This chapter describes a small networked community in which residents of an apartment building in Washington, D.C., USA supplement their face-to-face social interactions with a Yahoo e-mail listserver. Analysis of over 460 messages that have been archived since July 2000, when the list began, reveals that the issues driving participation on the list also drive participation off the list. Threats to safety, high rent increases, and changes in management practices, such as parking regulations and access to facilities, motivate communication on and offline. Furthermore, those who are most active online are typically most active offline. Activity on the list is strongly fuelled by interest and discussion around local events, hence the term event-driven, and is promoted by activist tenants. Friendly notes about new restaurants, bird observations and other niceties may help a little to create a sense of overall community, but they do little to motivate online participation.
People join online communities for many different reasons: they want to meet new people and make friends by social networking; get and exchange information; find support; debate and persuade others to take action or adopt their point of view; work and learn together; explore ideas; take on new personas; avoid being alone; play games; hang-out with like minded people and many more. Networked communities are a particular type of online community which is typically geographically based but which utilizes the Internet to distribute information, coordinate activities and mobilize people. Networked communities therefore operate within both physical and virtual places.
Depending on the purpose of the community and members’ personal motivations for joining the community, different kinds of technical infrastructure are needed by these communities. If the community’s focus is to provide another medium for communication for people who live locally and share local facilities, as in this study, the motivation of its members and their patterns of usage will be different from those in online communities with only a virtual common place. Foth (2006a, 2006b) and Foth and Hearn (2007) distinguishes between collective interaction which involves many-to-many interactions that tend to be structured and are sometimes formal and associated with community associations and groups that hold discussions about place-based interests such as rent increases and street rejuvenations, and networked interaction that involves peer-to-peer interactions that tend to be transitory and informal, in which the interaction is not limited to place-based interests.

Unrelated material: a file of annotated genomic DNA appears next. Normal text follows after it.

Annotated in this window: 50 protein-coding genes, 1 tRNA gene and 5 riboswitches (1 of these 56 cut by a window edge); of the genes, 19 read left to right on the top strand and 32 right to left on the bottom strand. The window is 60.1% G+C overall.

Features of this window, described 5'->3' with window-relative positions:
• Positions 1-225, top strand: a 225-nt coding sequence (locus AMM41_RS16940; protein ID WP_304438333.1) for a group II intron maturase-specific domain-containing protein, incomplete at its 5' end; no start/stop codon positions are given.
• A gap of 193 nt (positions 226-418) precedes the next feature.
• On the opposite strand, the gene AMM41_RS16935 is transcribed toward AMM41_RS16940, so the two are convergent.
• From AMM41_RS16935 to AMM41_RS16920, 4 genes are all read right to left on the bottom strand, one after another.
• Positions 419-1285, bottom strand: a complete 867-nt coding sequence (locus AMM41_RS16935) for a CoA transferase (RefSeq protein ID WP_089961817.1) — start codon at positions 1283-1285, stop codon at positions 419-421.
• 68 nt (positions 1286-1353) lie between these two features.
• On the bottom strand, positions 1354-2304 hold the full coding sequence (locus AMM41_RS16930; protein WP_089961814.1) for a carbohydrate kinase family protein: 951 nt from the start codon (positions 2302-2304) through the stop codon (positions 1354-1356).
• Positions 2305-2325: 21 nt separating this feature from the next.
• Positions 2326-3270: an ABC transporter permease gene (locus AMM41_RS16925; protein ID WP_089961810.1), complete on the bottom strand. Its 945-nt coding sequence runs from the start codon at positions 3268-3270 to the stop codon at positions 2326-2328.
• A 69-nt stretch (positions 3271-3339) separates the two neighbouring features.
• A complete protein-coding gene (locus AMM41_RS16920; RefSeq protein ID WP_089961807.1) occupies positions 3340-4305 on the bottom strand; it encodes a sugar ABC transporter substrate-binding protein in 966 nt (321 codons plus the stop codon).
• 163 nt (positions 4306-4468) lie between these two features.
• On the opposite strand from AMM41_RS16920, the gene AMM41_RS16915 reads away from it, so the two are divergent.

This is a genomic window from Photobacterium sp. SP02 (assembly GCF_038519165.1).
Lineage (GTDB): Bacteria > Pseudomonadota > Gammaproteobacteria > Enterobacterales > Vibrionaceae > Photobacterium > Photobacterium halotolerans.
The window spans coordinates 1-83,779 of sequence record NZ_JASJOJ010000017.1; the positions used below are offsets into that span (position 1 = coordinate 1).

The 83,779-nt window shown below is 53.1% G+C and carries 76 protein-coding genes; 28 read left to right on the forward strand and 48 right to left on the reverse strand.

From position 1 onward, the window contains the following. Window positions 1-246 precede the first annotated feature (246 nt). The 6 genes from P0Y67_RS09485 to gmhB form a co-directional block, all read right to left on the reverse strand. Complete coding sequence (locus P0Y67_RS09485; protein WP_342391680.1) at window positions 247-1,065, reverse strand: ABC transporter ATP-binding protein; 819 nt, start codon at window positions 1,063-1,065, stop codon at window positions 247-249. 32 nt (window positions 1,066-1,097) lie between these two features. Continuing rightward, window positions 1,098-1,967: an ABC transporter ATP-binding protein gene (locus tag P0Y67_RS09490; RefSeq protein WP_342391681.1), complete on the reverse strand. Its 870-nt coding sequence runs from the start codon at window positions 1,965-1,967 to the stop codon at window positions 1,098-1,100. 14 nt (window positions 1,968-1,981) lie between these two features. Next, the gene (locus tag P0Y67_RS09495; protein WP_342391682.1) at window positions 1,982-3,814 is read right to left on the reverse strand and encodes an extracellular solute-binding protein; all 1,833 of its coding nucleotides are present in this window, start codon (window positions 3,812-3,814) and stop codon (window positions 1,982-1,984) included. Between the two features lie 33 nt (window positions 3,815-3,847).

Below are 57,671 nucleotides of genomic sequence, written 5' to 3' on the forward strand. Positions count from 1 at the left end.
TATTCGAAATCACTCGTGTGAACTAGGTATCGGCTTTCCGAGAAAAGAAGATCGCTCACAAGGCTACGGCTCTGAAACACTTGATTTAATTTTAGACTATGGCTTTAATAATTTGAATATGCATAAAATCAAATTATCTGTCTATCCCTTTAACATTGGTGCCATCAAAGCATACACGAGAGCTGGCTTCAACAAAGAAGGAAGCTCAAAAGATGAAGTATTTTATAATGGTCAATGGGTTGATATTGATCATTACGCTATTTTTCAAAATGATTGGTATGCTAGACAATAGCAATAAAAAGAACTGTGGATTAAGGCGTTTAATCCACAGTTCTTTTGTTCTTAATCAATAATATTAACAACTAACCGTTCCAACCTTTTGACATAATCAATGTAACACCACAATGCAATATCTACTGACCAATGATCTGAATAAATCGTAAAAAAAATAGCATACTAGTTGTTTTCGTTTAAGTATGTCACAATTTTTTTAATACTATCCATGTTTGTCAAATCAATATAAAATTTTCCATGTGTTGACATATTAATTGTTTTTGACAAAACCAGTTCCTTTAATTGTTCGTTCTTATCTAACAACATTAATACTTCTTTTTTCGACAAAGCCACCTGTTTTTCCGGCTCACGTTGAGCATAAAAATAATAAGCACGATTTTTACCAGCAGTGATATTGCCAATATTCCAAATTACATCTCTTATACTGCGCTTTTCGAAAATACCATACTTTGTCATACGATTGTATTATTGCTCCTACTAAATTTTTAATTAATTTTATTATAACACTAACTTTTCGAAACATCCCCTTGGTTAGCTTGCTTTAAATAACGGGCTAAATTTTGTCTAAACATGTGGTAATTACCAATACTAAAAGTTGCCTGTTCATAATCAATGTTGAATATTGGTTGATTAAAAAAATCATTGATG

Increasingly, however, many researchers are noting the blurring between place-based community interaction and virtual interaction. (Wellman & Haythornthwaite, 2002; Mesch & Levanon, 2003; Maloney-Krichmar & Preece, 2005; Boase, Horrigan, Wellman, Rainie, 2006). This trend is particularly pronounced with the increased use of cell phones and other mobile devices with Internet capability and the ubiquitous role of the Internet in many people’s lives, particularly among teens, college students and young adults under thirty-five years of age in many parts of the world.
Another trend that researchers observe is that many communities use the online space in ways that are unintended by the community software developer or technology owner. Community members tend to take advantage of affordances available through the software design to fulfill their own needs regardless of the purpose for which it was developed (Lefebvre, 1991). For example, the owner of the community discussed in this chapter intended the community to be much more socially-oriented, whereas it turned out to be strongly focused on activism geared towards combating the activities of the apartment building managers.
In addition to participants that actively contribute to online discussions, many people join virtual community spaces and do not post, a concept variously referred to as lurking, visiting, or participating silently (Nonnecke and Preece, 2000). There are several reasons why people fail to participate online, and chief among them are: getting what they needed without having to participate actively (also known as lurking or social loafing); thinking that they were being helpful by not posting because what they were going to say had already been said; wanting to learn more about the community before diving in; not being able to use the software because of poor usability; not liking the dynamics that they observed within the group and feeling that they did not fit in the community (Nonnecke and Preece, 2000; Selwyn, 2003; Preece et al., 2004; Nonnecke et al., 2006; Bishop, 2007).